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Visiting Burma: How To Do It Responsibly
Posted By Audrey Scott On March 3, 2009 @ 11:58 am In Burma (Myanmar),Southeast Asia,Travel | 14 Comments
While reading Nicholas Kristof’s opinion piece on Burma (Myanmar) last month I was consumed by a rush of memories – conversations and images from of our month-long visit there last year. My comment on his article shares my views regarding the effectiveness of international sanctions in changing the behaviors of the military government (junta). I also address whether or not travel to Burma helps or hurts ordinary people.
I felt there was more to say about the junta and life for ordinary Burmese. But I looked back at a perspective piece we wrote last year – Myanmar, Where Hope Dies Last? – and realized that we already covered the reality and challenges that Burmese people face on a daily basis. We also explained at length why we are glad to have traveled there.
So here are a few thoughts regarding your decision to visit, what you might encounter while applying for a visa, safety concerns, and how to travel responsibly when you are in-country.
Making the Decision to Visit Burma
While we are glad we visited Burma, each person needs to make his/her own personal decision whether to travel to a country with an oppressive government. Do your research and read arguments on both sides of the issue. Consider the benefits of your visit, both to the government and to ordinary people.
We believe our visit contributed more to ordinary citizens of Myanmar (including money we spent in private establishments) than to the government (via taxes and fees). Additionally, our understanding of the country – including the difficulties of everyday life for people and the actions of the junta – is now more sophisticated, for it is rooted in actual experience.
It’s no surprise that travelers serve as some of the best advocates for Burmese people.
Getting a Visa: Myanmar Embassy in Bangkok
“Oh, this doesn’t seem so bad.” Our first impression of the visa application process at the Myanmar Embassy in Bangkok wasn’t so bad. The employees were exceptionally friendly and courteous, after all. (It might be useful to note that we had recently spent five months in former Soviet Union dealing with frowning bureaucrats)
As we transacted our business at the visa window, we noticed one of the consular officers checking the name and employer of every applicant against two blacklists – one hand-written, another in Microsoft Word – that were heavy with journalistic and human rights organizations.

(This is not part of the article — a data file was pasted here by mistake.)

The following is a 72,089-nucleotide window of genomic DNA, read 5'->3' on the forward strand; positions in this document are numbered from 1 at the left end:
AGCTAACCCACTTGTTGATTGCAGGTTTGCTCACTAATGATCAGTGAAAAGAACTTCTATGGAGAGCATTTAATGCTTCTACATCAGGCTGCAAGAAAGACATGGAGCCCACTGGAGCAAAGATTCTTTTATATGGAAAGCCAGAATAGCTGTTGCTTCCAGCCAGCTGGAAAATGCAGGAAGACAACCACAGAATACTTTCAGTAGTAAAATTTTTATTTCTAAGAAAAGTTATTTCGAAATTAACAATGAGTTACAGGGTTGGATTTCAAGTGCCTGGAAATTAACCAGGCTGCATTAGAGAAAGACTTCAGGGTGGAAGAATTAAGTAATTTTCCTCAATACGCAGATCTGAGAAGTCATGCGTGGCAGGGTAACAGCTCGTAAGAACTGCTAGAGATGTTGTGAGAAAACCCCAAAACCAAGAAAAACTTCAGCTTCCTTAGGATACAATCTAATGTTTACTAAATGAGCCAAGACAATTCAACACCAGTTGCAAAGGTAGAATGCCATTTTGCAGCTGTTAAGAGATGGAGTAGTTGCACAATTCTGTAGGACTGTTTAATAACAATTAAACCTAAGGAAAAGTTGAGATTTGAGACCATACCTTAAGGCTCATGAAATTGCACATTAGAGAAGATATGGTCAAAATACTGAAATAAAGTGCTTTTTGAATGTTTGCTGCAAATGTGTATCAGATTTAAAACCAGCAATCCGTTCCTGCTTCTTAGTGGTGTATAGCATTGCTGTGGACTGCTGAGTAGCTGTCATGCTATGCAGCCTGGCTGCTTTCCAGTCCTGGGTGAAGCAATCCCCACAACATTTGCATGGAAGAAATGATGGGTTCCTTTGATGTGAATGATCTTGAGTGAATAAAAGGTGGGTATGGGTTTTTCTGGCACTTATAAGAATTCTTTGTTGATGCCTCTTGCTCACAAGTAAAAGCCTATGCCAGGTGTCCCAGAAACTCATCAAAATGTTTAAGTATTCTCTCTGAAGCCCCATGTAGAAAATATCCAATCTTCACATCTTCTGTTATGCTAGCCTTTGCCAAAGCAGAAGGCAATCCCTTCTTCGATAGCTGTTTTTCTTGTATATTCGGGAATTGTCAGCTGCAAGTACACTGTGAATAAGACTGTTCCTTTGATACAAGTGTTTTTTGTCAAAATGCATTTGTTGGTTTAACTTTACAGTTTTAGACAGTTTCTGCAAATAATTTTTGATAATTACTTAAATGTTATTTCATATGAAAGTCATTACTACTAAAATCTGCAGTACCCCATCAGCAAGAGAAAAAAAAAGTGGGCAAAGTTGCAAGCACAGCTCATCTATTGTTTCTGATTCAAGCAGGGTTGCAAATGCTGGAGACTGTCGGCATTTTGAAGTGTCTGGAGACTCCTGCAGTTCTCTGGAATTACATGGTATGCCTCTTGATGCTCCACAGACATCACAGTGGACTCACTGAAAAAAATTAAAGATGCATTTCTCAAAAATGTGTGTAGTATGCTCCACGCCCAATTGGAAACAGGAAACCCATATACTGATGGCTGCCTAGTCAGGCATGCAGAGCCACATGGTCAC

We were thankful that our company didn’t fit into one of the blacklisted categories and our “consultant” profiles didn’t raise any red flags. Word to the wise: when applying for a visa to Burma, make your employment and professional background sound as boring as possible.
Is Burma Safe?
We have been asked this often, including from our concerned parents before our departure. Yes, Burma is safe for ordinary travelers. The military government – in spite of its faults – does not target travelers. Provided that you adhere to some easy guidelines, you will likely find yourself friction-free.
This doesn’t mean you can get away with distributing human rights pamphlets in broad daylight or venturing into areas where a permit (eg, parts of Shan State) is required. And if you are Nicholas Kristof, you may have something to be worried about. But, if you are an average traveler and act responsibly you shouldn’t experience any problems. We felt safe throughout Burma — much safer in fact than we do in some places in the United States.
It is also worth noting that we had no problems getting our laptops and camera equipment in and out of Burma. We were never questioned or hassled at the airport in Rangoon (Yangon).
Responsible Travel in Burma
It’s impossible to prevent any money from falling into the hands of the junta, but there are ways to make conscious decisions that reduce the net benefit of your visit to the government while maximizing it with local people. Here are a few:
For recommendations on private accommodation and restaurants, check out the practical details section at the bottom of each of the following posts:
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